A nursing teacher brings children’s environmental health into the classroom 

Fiona Hanley began to think about the links between the environment and human health when she was a student in Edmonton working towards an undergraduate degree in health education.

A few years later, as a community health nurse in Montreal, she was able to get others to start thinking about them too, advising soon-to-be parents in the prenatal classes she was teaching to avoid pesticides, for example.

So when she began to teach nursing at Montreal’s Dawson College, there was no question in her mind that she would have to bring the subject of environmental health into the classroom, even though it wasn’t officially in the program.

“I guess over the years I’ve developed the idea that really it’s an obligation we have,” says Fiona, “if we are talking about health, we really have to be talking about the environment, because the two are so closely interdependent.”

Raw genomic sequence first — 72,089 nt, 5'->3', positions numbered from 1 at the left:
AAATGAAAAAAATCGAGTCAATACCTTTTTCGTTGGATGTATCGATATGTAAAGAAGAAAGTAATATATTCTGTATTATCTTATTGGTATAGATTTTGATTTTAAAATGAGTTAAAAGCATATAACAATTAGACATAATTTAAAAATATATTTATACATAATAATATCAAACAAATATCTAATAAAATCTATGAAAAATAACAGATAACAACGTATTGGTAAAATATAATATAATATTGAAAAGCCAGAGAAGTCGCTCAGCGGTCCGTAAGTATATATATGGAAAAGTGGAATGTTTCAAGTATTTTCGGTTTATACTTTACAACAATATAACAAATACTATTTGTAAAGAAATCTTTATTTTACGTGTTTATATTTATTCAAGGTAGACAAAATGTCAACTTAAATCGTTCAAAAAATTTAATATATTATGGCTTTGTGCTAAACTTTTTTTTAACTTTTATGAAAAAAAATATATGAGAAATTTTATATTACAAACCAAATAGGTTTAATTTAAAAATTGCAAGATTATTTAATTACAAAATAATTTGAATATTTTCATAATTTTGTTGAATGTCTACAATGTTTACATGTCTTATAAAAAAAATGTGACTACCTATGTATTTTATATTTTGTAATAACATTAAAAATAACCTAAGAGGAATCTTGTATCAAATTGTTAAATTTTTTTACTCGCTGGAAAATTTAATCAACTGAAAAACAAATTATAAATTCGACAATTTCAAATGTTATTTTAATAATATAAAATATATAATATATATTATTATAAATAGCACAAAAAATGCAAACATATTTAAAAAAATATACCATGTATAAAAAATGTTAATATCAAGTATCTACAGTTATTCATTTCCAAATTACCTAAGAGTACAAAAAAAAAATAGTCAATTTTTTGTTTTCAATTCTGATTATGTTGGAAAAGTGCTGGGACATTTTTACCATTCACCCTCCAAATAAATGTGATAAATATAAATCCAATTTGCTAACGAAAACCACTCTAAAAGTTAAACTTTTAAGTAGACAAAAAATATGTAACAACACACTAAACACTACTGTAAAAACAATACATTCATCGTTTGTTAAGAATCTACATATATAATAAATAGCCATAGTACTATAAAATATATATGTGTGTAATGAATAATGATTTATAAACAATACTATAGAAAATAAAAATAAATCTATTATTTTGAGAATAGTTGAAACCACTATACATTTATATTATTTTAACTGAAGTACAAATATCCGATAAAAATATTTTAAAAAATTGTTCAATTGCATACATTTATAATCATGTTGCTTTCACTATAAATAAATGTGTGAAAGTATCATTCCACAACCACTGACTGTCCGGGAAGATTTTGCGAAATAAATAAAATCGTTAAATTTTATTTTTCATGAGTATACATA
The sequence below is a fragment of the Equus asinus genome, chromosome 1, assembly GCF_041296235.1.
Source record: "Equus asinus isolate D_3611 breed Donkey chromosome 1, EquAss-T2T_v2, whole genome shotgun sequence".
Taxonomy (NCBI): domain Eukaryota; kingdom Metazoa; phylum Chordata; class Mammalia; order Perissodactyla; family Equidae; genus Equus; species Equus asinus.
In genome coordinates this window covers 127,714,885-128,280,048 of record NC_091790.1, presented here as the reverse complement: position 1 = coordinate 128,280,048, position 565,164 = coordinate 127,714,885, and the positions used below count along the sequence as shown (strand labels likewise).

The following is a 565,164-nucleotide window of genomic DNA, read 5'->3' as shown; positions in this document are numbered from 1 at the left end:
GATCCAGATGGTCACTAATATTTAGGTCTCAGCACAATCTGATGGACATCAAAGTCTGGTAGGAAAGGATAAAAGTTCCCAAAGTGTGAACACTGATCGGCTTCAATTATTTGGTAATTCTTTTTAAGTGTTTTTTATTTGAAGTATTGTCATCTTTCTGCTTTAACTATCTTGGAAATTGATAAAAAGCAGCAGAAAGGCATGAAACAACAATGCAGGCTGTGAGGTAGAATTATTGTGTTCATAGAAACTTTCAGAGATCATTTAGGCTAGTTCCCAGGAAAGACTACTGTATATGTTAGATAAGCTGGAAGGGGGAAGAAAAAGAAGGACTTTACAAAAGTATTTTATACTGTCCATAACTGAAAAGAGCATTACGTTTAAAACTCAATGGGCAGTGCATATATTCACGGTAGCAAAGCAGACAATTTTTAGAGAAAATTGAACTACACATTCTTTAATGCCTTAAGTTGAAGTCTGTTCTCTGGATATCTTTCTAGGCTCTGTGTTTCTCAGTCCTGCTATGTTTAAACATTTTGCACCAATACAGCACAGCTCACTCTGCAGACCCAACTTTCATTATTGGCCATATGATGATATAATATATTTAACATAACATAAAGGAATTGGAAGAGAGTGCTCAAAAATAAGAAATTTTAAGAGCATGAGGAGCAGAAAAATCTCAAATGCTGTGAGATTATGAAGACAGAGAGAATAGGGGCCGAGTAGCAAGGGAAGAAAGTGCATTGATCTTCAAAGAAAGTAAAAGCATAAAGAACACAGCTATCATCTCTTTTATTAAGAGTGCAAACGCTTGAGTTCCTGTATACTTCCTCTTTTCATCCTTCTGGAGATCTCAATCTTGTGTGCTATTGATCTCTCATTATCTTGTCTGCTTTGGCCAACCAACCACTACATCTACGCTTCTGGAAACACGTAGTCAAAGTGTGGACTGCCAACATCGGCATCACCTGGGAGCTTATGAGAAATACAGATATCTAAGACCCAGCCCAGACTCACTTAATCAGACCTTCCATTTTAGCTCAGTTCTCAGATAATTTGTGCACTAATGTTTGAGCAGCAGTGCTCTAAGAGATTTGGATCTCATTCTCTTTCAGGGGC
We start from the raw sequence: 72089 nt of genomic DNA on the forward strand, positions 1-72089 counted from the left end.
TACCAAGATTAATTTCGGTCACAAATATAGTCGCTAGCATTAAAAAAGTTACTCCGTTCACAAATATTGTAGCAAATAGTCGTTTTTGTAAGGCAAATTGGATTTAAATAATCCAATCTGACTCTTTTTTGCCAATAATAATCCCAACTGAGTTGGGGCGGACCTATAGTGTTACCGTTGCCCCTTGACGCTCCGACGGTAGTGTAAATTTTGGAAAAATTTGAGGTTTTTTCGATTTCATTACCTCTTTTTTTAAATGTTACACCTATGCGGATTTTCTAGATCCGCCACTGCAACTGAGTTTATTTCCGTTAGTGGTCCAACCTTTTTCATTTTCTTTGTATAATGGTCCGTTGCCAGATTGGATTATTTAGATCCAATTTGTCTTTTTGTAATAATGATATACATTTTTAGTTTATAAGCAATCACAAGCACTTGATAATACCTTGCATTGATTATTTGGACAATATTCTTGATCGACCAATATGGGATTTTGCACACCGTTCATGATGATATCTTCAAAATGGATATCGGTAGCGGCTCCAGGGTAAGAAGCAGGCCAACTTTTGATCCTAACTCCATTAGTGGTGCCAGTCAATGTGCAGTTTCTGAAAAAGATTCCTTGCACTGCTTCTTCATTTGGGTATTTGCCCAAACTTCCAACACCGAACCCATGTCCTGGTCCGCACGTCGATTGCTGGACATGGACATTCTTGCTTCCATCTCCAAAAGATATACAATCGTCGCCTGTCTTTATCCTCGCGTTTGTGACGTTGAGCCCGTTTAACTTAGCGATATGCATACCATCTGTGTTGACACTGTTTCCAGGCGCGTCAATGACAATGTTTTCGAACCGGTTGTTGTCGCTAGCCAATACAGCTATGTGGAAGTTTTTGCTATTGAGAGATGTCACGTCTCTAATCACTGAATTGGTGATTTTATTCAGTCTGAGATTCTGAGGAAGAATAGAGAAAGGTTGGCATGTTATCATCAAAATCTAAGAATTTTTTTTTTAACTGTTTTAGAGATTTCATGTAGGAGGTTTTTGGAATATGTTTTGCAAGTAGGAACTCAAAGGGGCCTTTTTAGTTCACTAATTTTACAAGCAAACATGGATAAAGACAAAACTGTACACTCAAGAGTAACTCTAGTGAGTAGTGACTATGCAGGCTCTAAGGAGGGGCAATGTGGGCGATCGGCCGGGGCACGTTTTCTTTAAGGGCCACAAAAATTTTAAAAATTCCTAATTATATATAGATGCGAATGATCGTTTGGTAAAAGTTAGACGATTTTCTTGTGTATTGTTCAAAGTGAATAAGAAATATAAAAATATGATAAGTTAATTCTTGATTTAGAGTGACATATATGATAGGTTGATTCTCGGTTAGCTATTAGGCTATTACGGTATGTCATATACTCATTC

That’s when Fiona first encountered CPCHE.

“I was teaching a class on children’s environmental health as part of our nurses program in paediatrics, and I was using a copy of the CPCHE primer for that, along with other CPCHE resources I could get on-line,” says Fiona. “I had even been to a CPCHE workshop, and I really liked what I saw.”

Suffice it to say that when Health Canada offered to support a workshop on children’s environmental health for Dawson’s nursing students, Fiona was delighted. When they proposed that CPCHE run the workshop, she was thrilled.

“Because of the nature of CPCHE - a partnership among so many great organizations - I thought it would be just the right organization to do this,” says Fiona.

In fact, through Fiona’s collaboration with CPCHE and Health Canada, a one-day workshop was held in English at Dawson, and another in French was convened the next day at the University of Montreal.

“The idea is to make people recognize the link between environment and health,” says Fiona.

“Ironically enough, people in health care don’t think about the environment as affecting health,” she says. “And that’s a big part of the problem with our health care system: it’s a curative system. Just a small portion of the whole health care budget goes into prevention or health promotion.”

It’s heartening to know Fiona’s dedicated to turning that around, one nursing graduate at a time.

Fiona Hanley may be contacted by email at FHanley@dawsoncollege.qc.ca.